ENGINE woes plaguing the Royal Navy’s £6bn destroyer fleet will be fixed before Britain’s new aircraft carrier comes into service, a top naval officer has said.
Commodore Andrew Betton is confident problems with the propulsion system of the Type 45 fleet will be history by the time HMS Queen Elizabeth takes on her first mission in 2021.
The £1bn-a-piece air defence destroyers will form a ‘critical part’ of the nation’s new carrier strike battlegroup.
Made up of frigates, destroyers, submarines and a host of aircraft, the group will operate alongside the Queen Elizabeth-class aircraft carriers.
Cdre Betton – who is in charge of the carrier strike team – said there is no need to worry about the abilities of the destroyers, which have previously broken down while on deployment.
Earlier this month, HMS Diamond was forced to cut her deployment in the Gulf short following issues with her engine.
Cdre Betton said: ‘The carrier strike capability is a critical part of our future navy.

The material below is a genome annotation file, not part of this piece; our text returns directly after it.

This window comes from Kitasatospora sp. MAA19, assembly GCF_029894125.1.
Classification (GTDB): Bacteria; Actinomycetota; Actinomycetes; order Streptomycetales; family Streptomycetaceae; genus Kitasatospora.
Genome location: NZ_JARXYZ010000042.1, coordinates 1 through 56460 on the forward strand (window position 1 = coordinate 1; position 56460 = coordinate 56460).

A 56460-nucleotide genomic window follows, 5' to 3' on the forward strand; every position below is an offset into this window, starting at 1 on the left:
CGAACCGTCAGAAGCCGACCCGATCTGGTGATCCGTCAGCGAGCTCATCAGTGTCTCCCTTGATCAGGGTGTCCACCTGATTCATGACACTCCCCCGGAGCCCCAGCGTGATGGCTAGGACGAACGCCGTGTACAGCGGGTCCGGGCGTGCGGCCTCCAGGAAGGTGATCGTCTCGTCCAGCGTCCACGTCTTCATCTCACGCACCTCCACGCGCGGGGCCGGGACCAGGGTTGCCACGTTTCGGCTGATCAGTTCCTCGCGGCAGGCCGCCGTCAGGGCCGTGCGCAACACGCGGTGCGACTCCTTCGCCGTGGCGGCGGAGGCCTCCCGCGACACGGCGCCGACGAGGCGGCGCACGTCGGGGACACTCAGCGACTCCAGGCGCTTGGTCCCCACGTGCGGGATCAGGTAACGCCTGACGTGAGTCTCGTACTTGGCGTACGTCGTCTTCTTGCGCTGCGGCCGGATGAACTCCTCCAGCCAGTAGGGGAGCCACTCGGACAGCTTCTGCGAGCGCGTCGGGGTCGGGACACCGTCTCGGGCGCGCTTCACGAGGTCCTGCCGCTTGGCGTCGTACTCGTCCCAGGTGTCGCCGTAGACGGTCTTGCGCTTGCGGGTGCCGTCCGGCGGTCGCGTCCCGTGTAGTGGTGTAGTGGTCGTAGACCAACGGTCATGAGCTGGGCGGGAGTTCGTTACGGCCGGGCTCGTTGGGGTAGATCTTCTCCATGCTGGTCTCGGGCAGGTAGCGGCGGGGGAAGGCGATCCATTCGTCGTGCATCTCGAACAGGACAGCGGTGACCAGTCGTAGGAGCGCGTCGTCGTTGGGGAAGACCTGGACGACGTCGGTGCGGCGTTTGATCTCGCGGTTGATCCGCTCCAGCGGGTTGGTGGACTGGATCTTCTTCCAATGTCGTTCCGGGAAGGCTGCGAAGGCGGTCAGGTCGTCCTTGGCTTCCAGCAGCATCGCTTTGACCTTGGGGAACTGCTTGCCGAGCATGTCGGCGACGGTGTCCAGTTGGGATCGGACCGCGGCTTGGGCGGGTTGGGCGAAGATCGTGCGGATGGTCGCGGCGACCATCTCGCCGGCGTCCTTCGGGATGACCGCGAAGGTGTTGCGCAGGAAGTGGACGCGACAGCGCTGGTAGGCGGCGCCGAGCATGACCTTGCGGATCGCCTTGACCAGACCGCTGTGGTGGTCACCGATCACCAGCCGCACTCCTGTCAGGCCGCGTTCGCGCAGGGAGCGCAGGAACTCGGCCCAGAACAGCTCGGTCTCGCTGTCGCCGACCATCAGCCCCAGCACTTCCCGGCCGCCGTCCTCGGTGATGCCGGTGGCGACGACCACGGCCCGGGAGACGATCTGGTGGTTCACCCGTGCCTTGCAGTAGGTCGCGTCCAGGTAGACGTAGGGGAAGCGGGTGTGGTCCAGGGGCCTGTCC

‘Type 45 offers us a world-beating capability. The propulsion challenges we are facing with them are understood. Plans are in place to rectify them.
‘I am confident these issues will be fixed before the carrier’s first deployment.’
The Type 45s are touted by the navy as one of the world’s most advanced warships.
But problems have blighted the fleet of six vessels, which are all based in Portsmouth.
Issues stem from the vessels’ advanced design, which uses two Rolls-Royce engines and two diesel generators.
The tech sees the ships’ shafts and the rest of its systems powered by the same gas turbines but it has struggled with blackouts.
Issues with overheating in the hotter climates of the Gulf have created power issues.
A multi-million pound refit programme has already been agreed by the Ministry of Defence to rectify the problem.
As previously reported, defence minister Harriet Baldwin said the refit plan was expected to begin in 2018.